A website can only have *ONE* certificate bound to it on a given port. In this case, there is one website (the SBS website) which serves the autodiscover XML file *and* the RWA website. And it is on port 443. Given the limitation above that only one certificate can be bound, you cannot bind both your "remote.domain.com" certificate and your "autodiscover.domain.com" certificate. Note that this is NOT Microsoft or IIS specific. It is inherent in the design of SSL and prevents alterations or man-in-the-middle attacks.

So if you bind your remote.domain.com certificate, autodiscover will fail. If you bind your autodiscover.domain.com certificate, RWA will break.

The solution, therefore, is as I said above. You have a choice. You can purchase a UCC/SAN certificate. This is a type of certificate that supports multiple names attached to one single certificate. They are more expensive. So you'd have ONE certificate with both remote.domain.com *AND* autodiscover.domain.com configured. This allows you to abide by the rule above and bind only one certificate to the SBS website.

HOWEVER, the SBS wizard will not help you by creating a UCC/SAN CSR. You will have to step away from the SBS wizards and configure manually, and things *can* go wrong. Given you seemed to already be confused and thought you could get two certificates, I don't recommend this route. You'd likely find that in attempting to install the certificate, you'd break various parts of RWA since the manual process is not trivial.

The second option is to create an autodiscover SRV record. With this method, you do *not* purchase a certificate with the autodiscover.domain.com name. You can use the SBS wizard to generate the CSR and install the certificate after you've purchased it from a vendor of your choice.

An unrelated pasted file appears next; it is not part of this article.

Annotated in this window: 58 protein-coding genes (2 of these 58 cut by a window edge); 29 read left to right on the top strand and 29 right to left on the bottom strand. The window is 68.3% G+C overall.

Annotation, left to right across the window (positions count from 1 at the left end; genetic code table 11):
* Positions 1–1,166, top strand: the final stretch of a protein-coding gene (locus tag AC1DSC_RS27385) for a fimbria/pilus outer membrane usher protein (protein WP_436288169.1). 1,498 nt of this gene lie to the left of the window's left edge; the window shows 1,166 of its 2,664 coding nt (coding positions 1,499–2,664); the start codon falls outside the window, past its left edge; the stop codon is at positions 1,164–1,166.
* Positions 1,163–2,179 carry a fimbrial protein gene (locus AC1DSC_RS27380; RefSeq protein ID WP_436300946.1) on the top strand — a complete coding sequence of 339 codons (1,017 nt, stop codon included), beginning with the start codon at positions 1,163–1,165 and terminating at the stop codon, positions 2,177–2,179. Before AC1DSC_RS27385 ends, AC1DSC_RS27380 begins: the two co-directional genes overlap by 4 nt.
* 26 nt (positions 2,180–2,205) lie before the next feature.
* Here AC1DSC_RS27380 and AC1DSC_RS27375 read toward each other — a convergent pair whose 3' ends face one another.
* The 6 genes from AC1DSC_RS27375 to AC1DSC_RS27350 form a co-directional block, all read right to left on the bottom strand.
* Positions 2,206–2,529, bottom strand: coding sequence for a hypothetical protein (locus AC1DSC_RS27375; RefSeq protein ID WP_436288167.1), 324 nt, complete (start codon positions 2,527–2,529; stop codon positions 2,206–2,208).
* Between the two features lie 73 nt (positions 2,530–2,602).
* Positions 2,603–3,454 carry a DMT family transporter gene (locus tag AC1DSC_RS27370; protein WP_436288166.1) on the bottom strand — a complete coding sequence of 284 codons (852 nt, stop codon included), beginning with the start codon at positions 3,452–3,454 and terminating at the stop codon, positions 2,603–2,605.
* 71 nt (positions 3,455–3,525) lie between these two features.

You do *not* create a DNS A record for autodiscover.domain.com. Outlook will try to find a DNS record for autodiscover.domain.com, and that will fail. It will then fall back to the next method it is hard-coded to use, which is to look for an autodiscover SRV record. That record, when configured properly, will tell outlook to request the XML file from remote.domain.com. Outlook will request the XML file, and since the name and the cert match, no errors will occur and autodiscover works as expected.

The process is relatively straightforward and only requires one new DNS record. It does, however, assume that your existing public DNS infrastructure is healthy (no wildcard records with mismatched SSL certs, no bad records), and that your DNS provider supports SRV records. When the above caveats are true, this is an easy method to implement and makes purchasing a certificate simple and inexpensive. It is what I'd recommend.

-Cliff
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Author Closing Comment

by:Talds_Alouds
ID: 39206954
Remarkable explanation! Thank you!